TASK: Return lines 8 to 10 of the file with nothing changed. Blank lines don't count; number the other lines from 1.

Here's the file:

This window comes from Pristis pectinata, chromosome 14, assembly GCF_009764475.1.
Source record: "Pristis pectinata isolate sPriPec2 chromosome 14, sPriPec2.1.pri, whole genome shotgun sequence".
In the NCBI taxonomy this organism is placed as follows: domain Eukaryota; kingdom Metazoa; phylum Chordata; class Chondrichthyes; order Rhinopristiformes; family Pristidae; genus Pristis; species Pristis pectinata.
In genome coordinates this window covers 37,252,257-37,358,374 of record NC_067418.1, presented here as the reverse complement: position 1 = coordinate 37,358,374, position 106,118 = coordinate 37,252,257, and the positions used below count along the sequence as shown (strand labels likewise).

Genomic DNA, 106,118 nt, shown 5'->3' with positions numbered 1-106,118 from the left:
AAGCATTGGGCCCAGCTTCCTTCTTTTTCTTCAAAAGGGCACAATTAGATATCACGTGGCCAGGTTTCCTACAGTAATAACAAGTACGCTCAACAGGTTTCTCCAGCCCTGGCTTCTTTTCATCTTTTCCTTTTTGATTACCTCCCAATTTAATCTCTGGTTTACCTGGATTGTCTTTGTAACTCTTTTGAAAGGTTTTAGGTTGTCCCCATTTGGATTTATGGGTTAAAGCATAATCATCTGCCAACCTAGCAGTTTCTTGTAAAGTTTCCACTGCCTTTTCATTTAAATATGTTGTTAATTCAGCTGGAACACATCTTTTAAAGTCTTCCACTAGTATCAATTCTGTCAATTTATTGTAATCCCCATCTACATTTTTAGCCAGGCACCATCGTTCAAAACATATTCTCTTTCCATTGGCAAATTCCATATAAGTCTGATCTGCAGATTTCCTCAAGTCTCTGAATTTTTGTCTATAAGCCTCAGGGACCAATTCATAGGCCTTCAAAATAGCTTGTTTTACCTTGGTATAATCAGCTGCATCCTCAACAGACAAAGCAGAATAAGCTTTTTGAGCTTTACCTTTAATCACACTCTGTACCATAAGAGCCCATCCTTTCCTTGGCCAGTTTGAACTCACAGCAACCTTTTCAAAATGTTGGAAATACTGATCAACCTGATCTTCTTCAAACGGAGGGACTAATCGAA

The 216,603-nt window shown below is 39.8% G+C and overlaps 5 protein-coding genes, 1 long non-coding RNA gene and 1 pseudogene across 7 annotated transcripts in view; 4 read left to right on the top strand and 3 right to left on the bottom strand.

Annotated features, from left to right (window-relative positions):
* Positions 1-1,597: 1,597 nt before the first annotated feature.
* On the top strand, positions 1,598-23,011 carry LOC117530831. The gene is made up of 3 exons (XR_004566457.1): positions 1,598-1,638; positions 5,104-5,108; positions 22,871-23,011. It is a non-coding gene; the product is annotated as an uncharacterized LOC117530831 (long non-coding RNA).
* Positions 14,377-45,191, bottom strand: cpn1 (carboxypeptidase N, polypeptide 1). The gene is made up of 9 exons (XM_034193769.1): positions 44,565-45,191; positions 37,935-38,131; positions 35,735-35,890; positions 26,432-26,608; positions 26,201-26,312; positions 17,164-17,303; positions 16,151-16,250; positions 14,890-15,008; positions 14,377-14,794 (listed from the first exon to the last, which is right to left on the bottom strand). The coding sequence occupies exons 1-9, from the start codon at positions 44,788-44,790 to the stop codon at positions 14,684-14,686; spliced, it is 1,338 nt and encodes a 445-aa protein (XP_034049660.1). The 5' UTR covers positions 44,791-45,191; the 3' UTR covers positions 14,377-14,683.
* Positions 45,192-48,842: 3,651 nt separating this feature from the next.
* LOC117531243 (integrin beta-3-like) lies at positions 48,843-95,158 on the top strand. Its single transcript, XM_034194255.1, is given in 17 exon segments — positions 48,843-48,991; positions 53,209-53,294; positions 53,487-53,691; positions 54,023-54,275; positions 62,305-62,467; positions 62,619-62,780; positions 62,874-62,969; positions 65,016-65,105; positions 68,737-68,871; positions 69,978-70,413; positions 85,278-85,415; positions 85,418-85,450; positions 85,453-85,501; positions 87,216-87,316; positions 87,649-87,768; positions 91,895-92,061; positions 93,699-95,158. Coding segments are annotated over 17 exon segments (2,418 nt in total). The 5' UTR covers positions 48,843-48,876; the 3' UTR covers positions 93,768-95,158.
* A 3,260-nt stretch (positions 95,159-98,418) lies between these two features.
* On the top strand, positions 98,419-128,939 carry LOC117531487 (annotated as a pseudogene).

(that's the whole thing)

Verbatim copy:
Annotated features, from left to right (window-relative positions):
* Positions 1-1,597: 1,597 nt before the first annotated feature.
* On the top strand, positions 1,598-23,011 carry LOC117530831. The gene is made up of 3 exons (XR_004566457.1): positions 1,598-1,638; positions 5,104-5,108; positions 22,871-23,011. It is a non-coding gene; the product is annotated as an uncharacterized LOC117530831 (long non-coding RNA).